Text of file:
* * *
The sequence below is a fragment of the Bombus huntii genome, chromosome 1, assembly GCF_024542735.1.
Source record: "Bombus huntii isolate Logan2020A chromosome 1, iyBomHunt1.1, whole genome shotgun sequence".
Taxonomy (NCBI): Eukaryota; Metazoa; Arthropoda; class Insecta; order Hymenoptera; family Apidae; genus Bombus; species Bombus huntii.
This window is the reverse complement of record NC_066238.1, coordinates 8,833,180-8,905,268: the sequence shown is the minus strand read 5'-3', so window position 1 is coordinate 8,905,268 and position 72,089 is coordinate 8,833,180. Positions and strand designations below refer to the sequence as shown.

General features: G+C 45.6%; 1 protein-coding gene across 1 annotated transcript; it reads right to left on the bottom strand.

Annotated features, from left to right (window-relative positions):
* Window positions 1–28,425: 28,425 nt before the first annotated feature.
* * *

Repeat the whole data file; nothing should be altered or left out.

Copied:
The sequence below is a fragment of the Bombus huntii genome, chromosome 1, assembly GCF_024542735.1.
Source record: "Bombus huntii isolate Logan2020A chromosome 1, iyBomHunt1.1, whole genome shotgun sequence".
Taxonomy (NCBI): Eukaryota; Metazoa; Arthropoda; class Insecta; order Hymenoptera; family Apidae; genus Bombus; species Bombus huntii.
This window is the reverse complement of record NC_066238.1, coordinates 8,833,180-8,905,268: the sequence shown is the minus strand read 5'-3', so window position 1 is coordinate 8,905,268 and position 72,089 is coordinate 8,833,180. Positions and strand designations below refer to the sequence as shown.

General features: G+C 45.6%; 1 protein-coding gene across 1 annotated transcript; it reads right to left on the bottom strand.

Annotated features, from left to right (window-relative positions):
* Window positions 1–28,425: 28,425 nt before the first annotated feature.